Melatonin is a hormone made naturally by your body that helps you fall asleep faster, get deeper rest, and wake up refreshed.
It is often called the “sleep hormone,” as high levels can help you fall asleep.
However, melatonin itself won’t knock you out. It simply lets your body know that it is night-time so you can relax and fall asleep easier (4).
In an analysis of 19 studies scientists found that melatonin helped reduce the time it took to fall asleep by an average of 7 minutes.
In many of these studies, people also reported significantly better quality of sleep (19).
Additionally, melatonin can help with jet lag, a temporary sleep disorder.
Jet lag occurs when your body’s internal clock is out of sync with the new time zone. Shift workers may also experience jet lag symptoms since they work during a time normally saved for sleep (20).
Melatonin can help reduce jet lag by syncing your internal clock with the time change (21).
For instance, an analysis of 10 studies explored the effects of melatonin in people who traveled through five or more time zones. Scientists found that melatonin was remarkably effective at reducing the effects of jet lag.
The analysis also found that both lower doses (0.5 mg) and higher doses (5 mg) were equally effective at reducing jet lag (22).
Lavender is a purple plant proven to promote relaxation and be an effective natural sleep aid.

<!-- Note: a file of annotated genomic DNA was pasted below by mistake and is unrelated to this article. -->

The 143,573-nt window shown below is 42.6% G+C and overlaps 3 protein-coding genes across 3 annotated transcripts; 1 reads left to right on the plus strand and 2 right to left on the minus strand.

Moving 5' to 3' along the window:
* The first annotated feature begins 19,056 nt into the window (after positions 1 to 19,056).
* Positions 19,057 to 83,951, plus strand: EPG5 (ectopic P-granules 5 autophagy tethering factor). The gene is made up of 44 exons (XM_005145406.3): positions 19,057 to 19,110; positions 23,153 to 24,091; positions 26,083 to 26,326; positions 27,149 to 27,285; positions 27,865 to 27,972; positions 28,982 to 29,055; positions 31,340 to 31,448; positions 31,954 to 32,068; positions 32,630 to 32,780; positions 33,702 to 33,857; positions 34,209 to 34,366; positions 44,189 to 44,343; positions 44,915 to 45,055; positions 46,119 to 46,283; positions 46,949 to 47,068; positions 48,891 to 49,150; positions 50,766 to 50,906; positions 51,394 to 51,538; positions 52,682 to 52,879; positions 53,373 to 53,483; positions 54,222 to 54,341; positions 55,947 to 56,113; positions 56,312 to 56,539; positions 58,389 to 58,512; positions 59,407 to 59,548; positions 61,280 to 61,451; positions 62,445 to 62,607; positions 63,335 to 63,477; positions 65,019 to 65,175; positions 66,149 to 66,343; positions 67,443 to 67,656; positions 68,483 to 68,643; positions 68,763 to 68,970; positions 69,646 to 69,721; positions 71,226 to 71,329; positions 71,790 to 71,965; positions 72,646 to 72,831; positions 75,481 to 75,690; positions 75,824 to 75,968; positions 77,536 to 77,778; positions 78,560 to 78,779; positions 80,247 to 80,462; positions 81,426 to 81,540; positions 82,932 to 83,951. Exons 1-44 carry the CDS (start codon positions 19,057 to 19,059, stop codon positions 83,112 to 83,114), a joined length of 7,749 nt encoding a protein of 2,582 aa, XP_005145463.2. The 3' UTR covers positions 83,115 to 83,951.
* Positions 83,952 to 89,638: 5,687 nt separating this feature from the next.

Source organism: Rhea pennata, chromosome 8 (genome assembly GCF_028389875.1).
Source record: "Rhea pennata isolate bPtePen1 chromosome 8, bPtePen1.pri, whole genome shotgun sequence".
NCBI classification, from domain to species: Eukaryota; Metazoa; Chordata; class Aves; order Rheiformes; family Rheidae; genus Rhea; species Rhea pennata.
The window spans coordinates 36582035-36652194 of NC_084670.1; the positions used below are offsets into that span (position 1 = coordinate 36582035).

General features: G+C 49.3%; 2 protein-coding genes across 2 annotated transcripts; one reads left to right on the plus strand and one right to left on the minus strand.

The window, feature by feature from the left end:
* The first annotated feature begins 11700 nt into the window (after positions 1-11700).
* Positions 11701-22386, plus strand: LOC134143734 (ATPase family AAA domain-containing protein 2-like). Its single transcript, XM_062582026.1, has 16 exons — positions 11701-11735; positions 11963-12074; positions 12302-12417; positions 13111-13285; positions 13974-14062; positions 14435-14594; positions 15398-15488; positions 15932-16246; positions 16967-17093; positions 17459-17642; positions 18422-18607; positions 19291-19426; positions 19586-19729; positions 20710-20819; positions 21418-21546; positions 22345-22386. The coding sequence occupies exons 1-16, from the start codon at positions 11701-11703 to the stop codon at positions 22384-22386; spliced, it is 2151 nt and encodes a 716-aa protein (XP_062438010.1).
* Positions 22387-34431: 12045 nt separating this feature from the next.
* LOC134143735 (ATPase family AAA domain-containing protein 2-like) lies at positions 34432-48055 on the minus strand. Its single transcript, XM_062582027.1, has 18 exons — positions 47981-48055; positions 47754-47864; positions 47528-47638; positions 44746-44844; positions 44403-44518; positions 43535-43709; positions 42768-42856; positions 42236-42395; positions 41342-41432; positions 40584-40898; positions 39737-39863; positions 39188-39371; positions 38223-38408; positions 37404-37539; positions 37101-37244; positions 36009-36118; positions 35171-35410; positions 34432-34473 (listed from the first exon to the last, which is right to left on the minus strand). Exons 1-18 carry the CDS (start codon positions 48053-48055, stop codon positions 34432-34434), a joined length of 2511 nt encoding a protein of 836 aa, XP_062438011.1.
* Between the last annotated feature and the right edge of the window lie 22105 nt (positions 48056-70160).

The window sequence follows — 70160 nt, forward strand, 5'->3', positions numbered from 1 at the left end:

Lavender essential oil is widely recognized as a natural sleep aid. For example, a 2005 study assessed how lavender essential oil affected 31 young, healthy sleepers.
Researchers found that lavender increased the amount of slow- and deep-wave sleep in participants. All participants reported feeling “higher vigor” the next morning.
Chamomile, a common ingredient in calming teas, has been shown to be a sleep inducer.
Its calming effects may be attributed to an antioxidant called apigenin, which is found in abundance in chamomile tea. Apigenin binds to specific receptors in your brain that may decrease feelings of anxiety and initiate sleep (3).
A study in 60 nursing home residents found that those who received 400 mg of chamomile extract daily had significantly better sleep quality than those who did not receive any (4).
Another study involving postpartum women who had poor sleep quality found that those who drank chamomile tea for a two-week period reported overall better sleep quality than those who did not drink chamomile tea (5).
Furthermore, a study involving people with sleep issues found that those who received 270 mg of chamomile extract twice daily for 28 days fell asleep about 15 minutes faster than participants who did not receive the extract.
Moreover, those who received the extract woke up fewer times in the middle of the night, compared to the placebo group (6).
The results of these studies are encouraging, especially for those who struggle with getting a good night’s rest.
Naturally occurring in tea leaves, L-theanine is widely accepted as a successful sleep quality booster.
Research indicates that L-theanine could be beneficial for a good night’s sleep. Researchers in one study found that doses of 250 mg and 400 mg of L-theanine greatly improved sleep in animals and humans.
Also, 200 mg of L-theanine was shown to reduce resting heart rate, pointing to its ability to promote relaxation.
L-theanine may also help boys diagnosed with attention deficit hyperactivity disorder (ADHD) sleep better.
A 2011 study looked at the effects of L-theanine on 98 boys aged 8 to 12. A randomized group was given two 100 mg chewable tablets of L-theanine twice daily. The other group received placebo pills.
After six weeks, the group taking L-theanine was found to have had longer, more restful sleep.